As leading lights on the ambient electronica circuit for the past seven years, Genoa's Port-Royal should need no introduction to anyone familiar with the genre. To the rest of us mere mortals however, they're a largely unknown quantity, and despite possessing a hearty back catalogue - not to mention a smattering of revered endorsements (they've recently put together remixes for Ladytron and Felix The Housecat among others) - the name Port-Royal is more likely to be associated with earthquakes and tourism than making music.
Dying In Time is their third full-length album, and in the two years that have passed since its more beat-orientated predecessor Afraid To Dance, the foursome have spent the ensuing time building up a collection of sound collages that draw influence from an array of styles and genres. They've also rallied in several guests along the way, the delectable tones of Natalia Fiedorczuk contributing wistfully to mesmerising opener 'Hva (Failed Revolutions)' while Linda Bjalla's hummingbird accompaniment on 'Exhausted Muse/Europe' straddles the same paradigms as Dot Allison's memorable vocal on Death In Vegas staple 'Dirge'.
For the most part though, Dying In Time is a difficult, inaccessible record to digest, purely down to the length of its combined and individual parts. While there's no mistaking the ambitious nature of such dreamy compositions - and Dying In Time can never be accused of lacking substance for sure - at times there is a feeling that Port-Royal have maybe over elaborated their wares somewhat where less may in fact have counted for more. Take the meandering 'Susy: Blue East Fading' for example, which sounds like a casual duel between Moroder and Eno with Ulrich Schnauss providing back-up. While its veering states of tranquility make fairly pleasant listening, at nearly nine minutes long it more than outstays its welcome. Likewise the 'Hermitage' trilogy that props up the album's rear, although its final guitar-driven excerpt at least provides a welcome diversion for pastures new.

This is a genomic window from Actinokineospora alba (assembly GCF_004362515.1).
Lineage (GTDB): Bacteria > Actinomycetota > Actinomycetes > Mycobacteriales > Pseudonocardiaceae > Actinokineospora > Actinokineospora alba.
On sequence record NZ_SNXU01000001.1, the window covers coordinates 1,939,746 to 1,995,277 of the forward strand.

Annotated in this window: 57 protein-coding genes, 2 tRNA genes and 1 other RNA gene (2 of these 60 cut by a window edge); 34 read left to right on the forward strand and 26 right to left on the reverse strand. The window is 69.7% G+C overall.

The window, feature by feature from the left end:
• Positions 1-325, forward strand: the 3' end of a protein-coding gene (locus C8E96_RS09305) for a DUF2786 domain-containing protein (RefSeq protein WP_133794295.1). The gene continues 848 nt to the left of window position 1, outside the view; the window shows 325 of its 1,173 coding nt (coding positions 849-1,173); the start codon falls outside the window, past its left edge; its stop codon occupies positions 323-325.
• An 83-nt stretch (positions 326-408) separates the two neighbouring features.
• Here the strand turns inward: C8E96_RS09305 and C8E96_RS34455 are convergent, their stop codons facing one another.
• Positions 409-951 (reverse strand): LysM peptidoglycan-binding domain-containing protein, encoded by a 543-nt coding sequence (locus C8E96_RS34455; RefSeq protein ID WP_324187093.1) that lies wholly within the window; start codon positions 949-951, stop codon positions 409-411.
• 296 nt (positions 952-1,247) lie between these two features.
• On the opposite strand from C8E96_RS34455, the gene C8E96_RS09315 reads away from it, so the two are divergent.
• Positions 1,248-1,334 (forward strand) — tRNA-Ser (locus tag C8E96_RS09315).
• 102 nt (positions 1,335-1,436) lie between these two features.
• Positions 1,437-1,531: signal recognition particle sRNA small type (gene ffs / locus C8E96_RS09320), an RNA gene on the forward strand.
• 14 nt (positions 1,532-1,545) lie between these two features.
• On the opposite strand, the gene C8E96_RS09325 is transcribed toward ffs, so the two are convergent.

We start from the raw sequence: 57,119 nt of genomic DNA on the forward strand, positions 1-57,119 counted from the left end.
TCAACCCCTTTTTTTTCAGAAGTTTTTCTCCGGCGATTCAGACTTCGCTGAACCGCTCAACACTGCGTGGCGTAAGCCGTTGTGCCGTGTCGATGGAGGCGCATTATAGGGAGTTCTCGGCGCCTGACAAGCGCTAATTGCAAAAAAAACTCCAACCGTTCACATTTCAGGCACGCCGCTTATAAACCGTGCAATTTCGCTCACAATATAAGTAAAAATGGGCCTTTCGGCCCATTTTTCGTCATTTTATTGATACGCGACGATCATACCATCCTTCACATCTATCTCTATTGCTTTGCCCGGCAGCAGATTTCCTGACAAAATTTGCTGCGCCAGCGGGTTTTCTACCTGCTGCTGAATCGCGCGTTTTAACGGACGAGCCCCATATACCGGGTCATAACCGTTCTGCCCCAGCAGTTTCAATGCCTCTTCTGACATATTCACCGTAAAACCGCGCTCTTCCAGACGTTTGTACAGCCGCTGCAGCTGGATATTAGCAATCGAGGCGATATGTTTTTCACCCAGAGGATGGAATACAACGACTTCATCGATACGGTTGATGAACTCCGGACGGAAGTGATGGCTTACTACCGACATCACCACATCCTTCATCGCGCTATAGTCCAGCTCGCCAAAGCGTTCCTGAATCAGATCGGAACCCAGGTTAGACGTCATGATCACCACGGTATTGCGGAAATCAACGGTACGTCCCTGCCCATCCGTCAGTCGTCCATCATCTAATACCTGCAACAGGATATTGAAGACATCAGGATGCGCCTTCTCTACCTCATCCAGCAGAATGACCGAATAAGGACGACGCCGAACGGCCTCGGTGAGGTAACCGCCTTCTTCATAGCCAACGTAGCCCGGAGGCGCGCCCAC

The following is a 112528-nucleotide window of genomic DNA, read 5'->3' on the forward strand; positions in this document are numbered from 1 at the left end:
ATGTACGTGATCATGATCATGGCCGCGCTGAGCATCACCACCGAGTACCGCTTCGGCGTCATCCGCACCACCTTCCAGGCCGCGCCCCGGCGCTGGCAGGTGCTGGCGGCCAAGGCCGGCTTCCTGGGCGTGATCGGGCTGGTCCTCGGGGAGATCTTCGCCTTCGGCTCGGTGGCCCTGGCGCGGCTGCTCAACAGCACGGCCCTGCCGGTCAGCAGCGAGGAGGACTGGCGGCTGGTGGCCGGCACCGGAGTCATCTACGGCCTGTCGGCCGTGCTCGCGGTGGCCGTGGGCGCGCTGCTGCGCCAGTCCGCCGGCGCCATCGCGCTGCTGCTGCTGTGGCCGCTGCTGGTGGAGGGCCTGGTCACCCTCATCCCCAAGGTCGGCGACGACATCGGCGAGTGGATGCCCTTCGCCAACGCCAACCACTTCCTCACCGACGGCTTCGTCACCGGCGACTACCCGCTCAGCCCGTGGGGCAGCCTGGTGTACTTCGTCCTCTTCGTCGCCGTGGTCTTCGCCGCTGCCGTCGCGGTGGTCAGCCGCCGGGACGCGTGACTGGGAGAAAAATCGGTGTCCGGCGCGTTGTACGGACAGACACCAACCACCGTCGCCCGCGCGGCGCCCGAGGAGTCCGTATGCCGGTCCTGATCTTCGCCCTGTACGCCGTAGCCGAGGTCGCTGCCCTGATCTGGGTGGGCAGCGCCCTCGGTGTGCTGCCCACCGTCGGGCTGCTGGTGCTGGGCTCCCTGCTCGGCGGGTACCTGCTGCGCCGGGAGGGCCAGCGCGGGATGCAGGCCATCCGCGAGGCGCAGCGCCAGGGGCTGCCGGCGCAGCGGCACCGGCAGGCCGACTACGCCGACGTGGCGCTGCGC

When Port-Royal do get it right though, such as on the euphoric 'Balding Generation (Losing Hair As We Lose Hope)' or haunting serenade of 'Anna Ustinova', they give established bed fellows M83 and Boards Of Canada a serious run for their money. Interestingly, the band themselves admit they're just as content to be labelled post-rock or shoegaze as they are saddled in with the chill-out trance crowd, and at times the 4/4 rhythms and playful loops suggest their roots obviously lie in the basic schooling of artists like Godspeed! You Black Emperor and Mogwai.
Overall though, Dying In Time for all its cleverly measured textures and panoramic overtures is just slightly too grandiose and overdone for its own good, and as a result Port-Royal's exorbitant rock becomes a hard place to want to revisit.
6Dom Gourlay's Score